AMC's 'Better Call Saul': What the Critics Are Saying

Courtesy of Berlin International Film Festival
'Better Call Saul'

Vince Gilligan and Peter Gould's 'Breaking Bad' prequel stars Jonathan Banks, Michael McKean, Rhea Seehorn, Patrick Fabian and Michael Mando.

Better Call Saul, the highly anticipated prequel spinoff of AMC's hit Breaking Bad, zooms in on Bob Odenkirk as Jimmy McGill, as he turns into ethically challenged lawyer Saul Goodman — long before he started doing business with the meth-cooking duo of Bad.

Co-created by Vince Gilligan and Peter Gould, the series also stars Jonathan Banks, Michael McKean, Rhea Seehorn, Patrick Fabian and Michael Mando. It kicks off on AMC with a two-night premiere (Sunday and Monday at 10 p.m.).



With a pilot directed by Gilligan, see what top critics are saying about Better Call Saul:

The Hollywood Reporter's Tim Goodman warns, "Better Call Saul really isn't much of a comedy. It'll be funny — there are parts of the first two episodes that certainly are — but this is the familiar ground of black humor and, for those who just want a clean and clear description, more drama than comedy. It's essential to know that going in. ... Saul is very much its own beast, a fairly clear departure stylistically from Breaking Bad and a drama with wholly different roots as well. The first hour moves slower than people might be expecting, but builds to and ends on a wonderful cliff-hanger that is partly but not fully solved in the second episode (luckily airing only a day after the pilot). ... The first episode certainly lets Gilligan (who directed it) and Gould (who co-wrote it with Gilligan), tweak viewers' shared history and remind people that their attention to detail, love of nuance and resistance to convention make for interesting television."

Playing the title character, "Odenkirk, for his part, is superb here. He proves yet again what a fine, grounded actor he is. Sure, he gets to unleash himself in fits and starts, but is primarily seen as introspective, still mostly innocent, as the series starts. Showing compassion (particularly as he interacts with brother Chuck) and lost-lamb desperation are the qualities that illustrate Odenkirk's range. He's in pretty much every scene, so coming to love his character (as well as understand him in these early days) is essential."



The New York Times' Alessandra Stanley reassures that it's "better than good: It’s delightful — in a brutal, darkly comic way, of course. ... [It] takes its time, teasing the viewer with enigmatic shots and oblique conversations. There is an odd tilt to characters and situations — much like the show’s cinematography. And the camera retains the restless, quirky spirit of Breaking Bad. ... Saul really gets going in the second episode, especially in a scene in which Jimmy uses his verbal skills — a dizzying blend of humility, guile and volubility — to avert disaster. Best of all, this is a series that can stand on its own. Fans of Walter White have a leg up on the outcome, but there is so much to this offshoot that viewers who have never seen Breaking Bad won’t feel left out."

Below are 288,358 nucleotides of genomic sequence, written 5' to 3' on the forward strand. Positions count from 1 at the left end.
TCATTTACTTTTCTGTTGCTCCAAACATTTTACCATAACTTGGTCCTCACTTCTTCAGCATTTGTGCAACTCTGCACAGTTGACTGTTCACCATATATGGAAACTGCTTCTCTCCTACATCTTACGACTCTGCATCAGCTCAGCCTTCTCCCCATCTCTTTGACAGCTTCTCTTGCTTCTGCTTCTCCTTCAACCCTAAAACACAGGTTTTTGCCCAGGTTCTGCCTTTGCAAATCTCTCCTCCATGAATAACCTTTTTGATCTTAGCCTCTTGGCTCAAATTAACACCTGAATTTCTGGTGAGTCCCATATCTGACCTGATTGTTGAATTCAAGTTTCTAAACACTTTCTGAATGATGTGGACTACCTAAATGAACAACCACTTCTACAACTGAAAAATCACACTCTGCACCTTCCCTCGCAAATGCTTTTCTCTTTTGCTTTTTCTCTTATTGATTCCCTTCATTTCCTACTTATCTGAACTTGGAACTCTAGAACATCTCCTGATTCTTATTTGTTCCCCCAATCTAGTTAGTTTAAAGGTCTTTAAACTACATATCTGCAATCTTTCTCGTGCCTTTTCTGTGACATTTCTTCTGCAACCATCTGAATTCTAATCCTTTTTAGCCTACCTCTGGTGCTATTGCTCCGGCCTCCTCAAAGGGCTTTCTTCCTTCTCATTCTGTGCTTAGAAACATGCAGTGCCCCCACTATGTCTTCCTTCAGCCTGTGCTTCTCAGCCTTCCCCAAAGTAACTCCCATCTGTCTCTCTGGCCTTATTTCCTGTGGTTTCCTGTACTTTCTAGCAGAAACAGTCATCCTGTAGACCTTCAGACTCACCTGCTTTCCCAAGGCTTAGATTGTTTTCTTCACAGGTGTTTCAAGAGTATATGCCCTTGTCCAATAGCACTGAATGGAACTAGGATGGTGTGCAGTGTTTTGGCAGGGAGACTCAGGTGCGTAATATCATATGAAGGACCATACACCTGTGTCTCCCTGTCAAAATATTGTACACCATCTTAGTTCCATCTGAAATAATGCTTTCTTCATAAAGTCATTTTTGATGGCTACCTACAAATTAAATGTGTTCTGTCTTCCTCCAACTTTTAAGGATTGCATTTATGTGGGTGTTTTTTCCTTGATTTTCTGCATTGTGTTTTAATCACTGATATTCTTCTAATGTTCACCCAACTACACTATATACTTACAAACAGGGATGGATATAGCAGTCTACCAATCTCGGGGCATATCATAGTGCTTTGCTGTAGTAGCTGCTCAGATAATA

The Washington Post's Hank Stuever says it "is right in line with the tone and style of the original, now-classic series. And like its predecessor, Better Call Saul raises more questions in two hours than it will readily answer. ... It isn’t too long before Jimmy/Saul is bound and gagged and thrown to the desert ground under a big, blue sky dotted with clouds — and Breaking Bad fans are home. The instant the duct tape is ripped off his mouth by his captors, a certain Saul-ness kicks in and Odenkirk’s talent is on full display as Jimmy delivers a pleading, philosophical monologue on — among other things — the awful nature of revenge. It’s a beautiful, even melodious act of BS-ing."

New York Daily News' David Hinckley writes it "starts off doing the right things to outrun the shadow of Breaking Bad. ... Several elements in Saul echo Breaking Bad. Family entanglements, the pressure of a serious illness, a cross-generational alliance. ... Saul picks up plot speed rapidly at the end of the first hour. The beginning, however, is so deliberate it’s almost hypnotic. It’s shot in black-and-white, with no dialogue for several minutes. It’s also shot out of time, and what we see falls right into the pocket for Breaking Bad fans."



San Francisco Chronicle's David Wiegand explains, "No, it’s not as good as Breaking Bad, but it has moments of possibility, if not out-and-out hope that with care and a more focused sense by Gould and Gilligan of what they want to do with their unlikely lead character, Saul might be worth a weekly call. ... By the third episode of the three sent to critics, the bits and pieces of apparent flotsam from the earlier episodes have begun to form a direction for Saul, and as they do, the series becomes less a comedy and more a serious exploration of a Falstaffian character who may be much more than the buffoon he seems on the surface."

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